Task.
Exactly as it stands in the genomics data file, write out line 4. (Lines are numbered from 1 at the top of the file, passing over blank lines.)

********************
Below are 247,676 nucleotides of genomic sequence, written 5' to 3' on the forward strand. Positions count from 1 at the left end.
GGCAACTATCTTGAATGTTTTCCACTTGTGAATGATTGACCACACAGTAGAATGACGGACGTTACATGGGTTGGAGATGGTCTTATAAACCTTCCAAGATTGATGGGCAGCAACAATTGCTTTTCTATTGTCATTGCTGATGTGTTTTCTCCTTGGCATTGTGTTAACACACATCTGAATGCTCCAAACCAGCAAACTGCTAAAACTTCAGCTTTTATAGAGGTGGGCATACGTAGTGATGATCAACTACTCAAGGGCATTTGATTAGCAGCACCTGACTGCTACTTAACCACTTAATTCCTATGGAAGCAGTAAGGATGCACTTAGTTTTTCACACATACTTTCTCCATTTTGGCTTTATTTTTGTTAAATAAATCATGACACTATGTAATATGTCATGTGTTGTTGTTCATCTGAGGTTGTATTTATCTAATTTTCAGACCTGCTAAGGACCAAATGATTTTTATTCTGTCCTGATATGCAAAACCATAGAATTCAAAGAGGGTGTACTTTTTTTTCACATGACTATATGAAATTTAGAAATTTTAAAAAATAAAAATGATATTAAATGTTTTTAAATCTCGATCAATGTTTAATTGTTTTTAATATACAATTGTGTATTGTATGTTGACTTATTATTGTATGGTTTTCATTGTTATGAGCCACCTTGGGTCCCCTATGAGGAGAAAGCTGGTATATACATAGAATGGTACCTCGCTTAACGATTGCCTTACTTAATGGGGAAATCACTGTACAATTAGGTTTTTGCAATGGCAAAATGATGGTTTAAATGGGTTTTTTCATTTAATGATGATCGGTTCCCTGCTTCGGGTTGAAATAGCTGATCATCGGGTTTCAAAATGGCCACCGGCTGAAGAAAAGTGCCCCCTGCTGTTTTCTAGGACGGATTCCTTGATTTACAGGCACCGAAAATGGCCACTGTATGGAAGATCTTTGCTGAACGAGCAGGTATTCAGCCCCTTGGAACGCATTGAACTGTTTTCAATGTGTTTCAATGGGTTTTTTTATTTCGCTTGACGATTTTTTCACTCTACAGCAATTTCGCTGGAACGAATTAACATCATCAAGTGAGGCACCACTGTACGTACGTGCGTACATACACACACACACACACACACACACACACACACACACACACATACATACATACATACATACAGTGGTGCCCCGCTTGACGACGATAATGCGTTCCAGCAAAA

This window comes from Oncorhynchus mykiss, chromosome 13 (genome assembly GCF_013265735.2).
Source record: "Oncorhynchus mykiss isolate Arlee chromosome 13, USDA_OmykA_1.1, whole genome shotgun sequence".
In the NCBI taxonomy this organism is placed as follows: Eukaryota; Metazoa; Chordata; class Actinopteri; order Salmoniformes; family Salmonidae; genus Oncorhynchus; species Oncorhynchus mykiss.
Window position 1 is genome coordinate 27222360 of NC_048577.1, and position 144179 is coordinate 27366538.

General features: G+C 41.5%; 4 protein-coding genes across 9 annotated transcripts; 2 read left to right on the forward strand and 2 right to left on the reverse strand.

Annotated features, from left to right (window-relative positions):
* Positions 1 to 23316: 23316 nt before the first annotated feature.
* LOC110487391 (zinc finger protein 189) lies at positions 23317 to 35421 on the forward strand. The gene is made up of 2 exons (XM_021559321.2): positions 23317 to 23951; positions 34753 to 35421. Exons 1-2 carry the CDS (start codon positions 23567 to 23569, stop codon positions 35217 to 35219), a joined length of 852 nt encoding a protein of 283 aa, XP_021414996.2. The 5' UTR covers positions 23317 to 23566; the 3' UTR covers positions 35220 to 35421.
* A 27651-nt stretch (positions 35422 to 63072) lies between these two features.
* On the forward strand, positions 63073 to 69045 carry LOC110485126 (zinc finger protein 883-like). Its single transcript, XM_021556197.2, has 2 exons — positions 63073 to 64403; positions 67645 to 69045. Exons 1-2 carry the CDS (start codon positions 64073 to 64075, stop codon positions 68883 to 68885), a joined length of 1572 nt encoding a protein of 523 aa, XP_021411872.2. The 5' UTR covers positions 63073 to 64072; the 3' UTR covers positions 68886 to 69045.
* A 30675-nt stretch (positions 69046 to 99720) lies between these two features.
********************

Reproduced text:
Source record: "Oncorhynchus mykiss isolate Arlee chromosome 13, USDA_OmykA_1.1, whole genome shotgun sequence".